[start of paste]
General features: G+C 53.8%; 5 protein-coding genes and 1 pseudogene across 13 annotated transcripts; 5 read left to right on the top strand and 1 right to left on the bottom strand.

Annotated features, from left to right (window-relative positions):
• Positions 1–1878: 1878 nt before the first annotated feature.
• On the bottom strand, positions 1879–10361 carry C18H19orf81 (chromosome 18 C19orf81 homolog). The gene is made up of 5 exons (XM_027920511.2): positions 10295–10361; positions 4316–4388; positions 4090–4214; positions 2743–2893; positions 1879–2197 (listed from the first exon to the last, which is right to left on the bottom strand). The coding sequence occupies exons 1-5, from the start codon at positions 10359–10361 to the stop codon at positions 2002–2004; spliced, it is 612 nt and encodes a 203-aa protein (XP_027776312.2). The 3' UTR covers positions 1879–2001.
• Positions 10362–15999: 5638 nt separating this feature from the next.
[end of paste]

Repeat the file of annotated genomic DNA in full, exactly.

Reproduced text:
General features: G+C 53.8%; 5 protein-coding genes and 1 pseudogene across 13 annotated transcripts; 5 read left to right on the top strand and 1 right to left on the bottom strand.

Annotated features, from left to right (window-relative positions):
• Positions 1–1878: 1878 nt before the first annotated feature.
• On the bottom strand, positions 1879–10361 carry C18H19orf81 (chromosome 18 C19orf81 homolog). The gene is made up of 5 exons (XM_027920511.2): positions 10295–10361; positions 4316–4388; positions 4090–4214; positions 2743–2893; positions 1879–2197 (listed from the first exon to the last, which is right to left on the bottom strand). The coding sequence occupies exons 1-5, from the start codon at positions 10359–10361 to the stop codon at positions 2002–2004; spliced, it is 612 nt and encodes a 203-aa protein (XP_027776312.2). The 3' UTR covers positions 1879–2001.
• Positions 10362–15999: 5638 nt separating this feature from the next.